How many times have you heard that the customer is king? Countless, no doubt.
At the risk of continuing with platitudes, it is also often said that a business's customer relationships are the only thing that a competitor cannot replicate. So why then, if this is given wisdom, do so many businesses not only treat their customers so poorly but also not appreciate the extent to which they can make their lives so much easier by implementing a few simple tools?
When I first started my own small business I was concerned only about profit and loss and how best to market my business. To me a website was a tool to drive awareness and sales of products and I never considered that it could actually become a reason why a consumer might not buy a service.
Even now I see examples of SMBs that think e-commerce customer service begins and ends with a basic website. Often these websites will have no hosting partner to ensure the site is up 24 hours a day, no online customer relationship management (CRM) in place, a lack of disaster recovery support, no e-mail facility, and offer non-secure methods of payment. In some cases the website will not allow consumers to actually buy the products online.
What you should try keep in mind is that offering good customer service through your website does not require a large IT budget. New processes and technologies available through hosted providers and third parties can not only impress your customers and make your business appear far more sophisticated than it actually is, but also reduce the internal administrative burden for your company. For example, Microsoft's Office Accounting Pro offers a PayPal service which allows businesses to communicate with their customers seamlessly through their website but also, crucially, in a format that is known and trusted to them. At the same time the system will tie processing payments directly into the business' back-end accountancy systems which makes life easier for everyone.
Once you have data on your customers, it is imperative that you keep a track of them. Having customer data stored in an Excel spreadsheet or on e-mail is great for basic contact management, but as you grow you may find it too rudimentary for an office-wide database that needs to supports sales, marketing and service activities. You need to be sure that when a customer is in contact with you they can always talk to someone who has their details at hand and for that you should consider a way of sharing information amongst your staff.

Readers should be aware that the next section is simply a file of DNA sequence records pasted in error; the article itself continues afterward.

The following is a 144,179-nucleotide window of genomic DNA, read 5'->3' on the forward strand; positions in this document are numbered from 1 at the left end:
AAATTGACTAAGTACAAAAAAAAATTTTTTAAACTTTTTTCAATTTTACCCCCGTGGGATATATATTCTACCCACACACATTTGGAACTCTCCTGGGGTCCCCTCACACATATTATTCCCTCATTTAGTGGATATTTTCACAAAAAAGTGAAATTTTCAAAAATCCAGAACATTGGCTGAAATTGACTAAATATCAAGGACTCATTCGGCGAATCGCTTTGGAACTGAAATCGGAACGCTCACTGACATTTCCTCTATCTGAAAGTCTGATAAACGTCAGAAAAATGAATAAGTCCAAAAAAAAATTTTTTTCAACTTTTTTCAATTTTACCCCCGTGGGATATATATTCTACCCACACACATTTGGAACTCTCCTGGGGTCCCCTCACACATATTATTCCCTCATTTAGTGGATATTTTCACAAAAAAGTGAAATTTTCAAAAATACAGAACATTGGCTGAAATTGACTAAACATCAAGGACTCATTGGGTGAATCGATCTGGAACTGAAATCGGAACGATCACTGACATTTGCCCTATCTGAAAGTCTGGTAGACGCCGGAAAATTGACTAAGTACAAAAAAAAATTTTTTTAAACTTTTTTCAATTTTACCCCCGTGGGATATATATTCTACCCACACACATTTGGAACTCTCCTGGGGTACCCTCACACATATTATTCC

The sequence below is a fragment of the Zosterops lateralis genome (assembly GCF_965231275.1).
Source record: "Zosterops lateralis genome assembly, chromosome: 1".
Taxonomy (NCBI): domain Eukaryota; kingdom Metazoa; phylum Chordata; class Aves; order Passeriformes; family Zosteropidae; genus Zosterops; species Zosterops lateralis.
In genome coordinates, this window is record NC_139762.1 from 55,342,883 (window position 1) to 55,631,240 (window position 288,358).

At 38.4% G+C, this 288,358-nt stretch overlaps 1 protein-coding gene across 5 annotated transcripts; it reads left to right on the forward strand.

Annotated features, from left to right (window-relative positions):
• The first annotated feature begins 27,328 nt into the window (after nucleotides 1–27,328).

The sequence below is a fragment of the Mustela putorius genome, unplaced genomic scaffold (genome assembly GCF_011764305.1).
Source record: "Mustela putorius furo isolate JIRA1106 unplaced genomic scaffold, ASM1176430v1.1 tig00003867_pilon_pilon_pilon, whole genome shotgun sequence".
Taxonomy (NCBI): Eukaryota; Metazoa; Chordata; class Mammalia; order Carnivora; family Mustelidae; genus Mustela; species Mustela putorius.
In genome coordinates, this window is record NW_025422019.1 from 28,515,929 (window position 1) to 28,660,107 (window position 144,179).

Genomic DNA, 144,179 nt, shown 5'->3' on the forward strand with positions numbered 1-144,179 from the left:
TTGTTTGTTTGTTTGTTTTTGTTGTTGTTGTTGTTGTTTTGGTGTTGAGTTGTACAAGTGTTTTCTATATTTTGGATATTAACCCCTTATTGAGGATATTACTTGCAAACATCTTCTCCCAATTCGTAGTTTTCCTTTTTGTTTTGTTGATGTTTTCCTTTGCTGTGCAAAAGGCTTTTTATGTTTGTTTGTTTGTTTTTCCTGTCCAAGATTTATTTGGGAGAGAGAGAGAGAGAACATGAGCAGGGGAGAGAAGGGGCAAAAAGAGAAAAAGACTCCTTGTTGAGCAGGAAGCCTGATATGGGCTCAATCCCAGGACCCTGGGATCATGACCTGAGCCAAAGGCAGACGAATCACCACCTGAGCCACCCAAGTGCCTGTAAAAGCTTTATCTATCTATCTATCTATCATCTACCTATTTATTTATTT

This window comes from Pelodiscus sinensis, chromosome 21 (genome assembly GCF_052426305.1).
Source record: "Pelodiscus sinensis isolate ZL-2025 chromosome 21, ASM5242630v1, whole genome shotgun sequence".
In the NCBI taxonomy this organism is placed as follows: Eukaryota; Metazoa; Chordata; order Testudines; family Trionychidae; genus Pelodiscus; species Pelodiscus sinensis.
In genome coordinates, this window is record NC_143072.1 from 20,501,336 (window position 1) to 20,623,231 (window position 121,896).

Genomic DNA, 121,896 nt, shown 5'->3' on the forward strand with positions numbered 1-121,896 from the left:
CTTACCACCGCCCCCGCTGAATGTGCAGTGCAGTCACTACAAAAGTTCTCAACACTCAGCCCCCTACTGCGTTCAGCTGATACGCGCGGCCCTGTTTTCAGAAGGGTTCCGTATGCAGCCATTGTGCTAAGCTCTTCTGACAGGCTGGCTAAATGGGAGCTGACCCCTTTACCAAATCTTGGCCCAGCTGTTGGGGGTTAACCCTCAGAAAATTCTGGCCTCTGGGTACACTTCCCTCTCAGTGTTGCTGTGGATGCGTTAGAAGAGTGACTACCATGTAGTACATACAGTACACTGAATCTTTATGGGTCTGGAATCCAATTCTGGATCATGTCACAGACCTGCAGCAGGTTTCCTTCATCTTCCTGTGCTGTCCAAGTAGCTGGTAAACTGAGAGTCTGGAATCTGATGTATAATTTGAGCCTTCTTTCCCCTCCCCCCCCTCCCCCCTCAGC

A great example of this is Business Contact Manager, included in the Microsoft Office Small Business suite. You can drag and drop Outlook contacts into Business Contact Manager to create a single place for a customer's information, where each person interacting with that account can view e-mails and record actions related to the job. It also allows you to track sales opportunities and service management issues, as well as enabling synchronisation with mobile devices and the ability to set up basic marketing campaigns.
A final consideration for businesses is how you interact with your regular customers. By using online collaboration tools such as Microsoft Office Live Workspace, you can provide your customers with facilities to share information which will help improve your working relationship and cut down on administration on both sides.
Good customer service is something that is well within the grasp of every business given the right tools. Given the impending economic slowdown you need to make sure that every potential customer to your website has the best possible experience that you can offer, and that need not cost you the earth.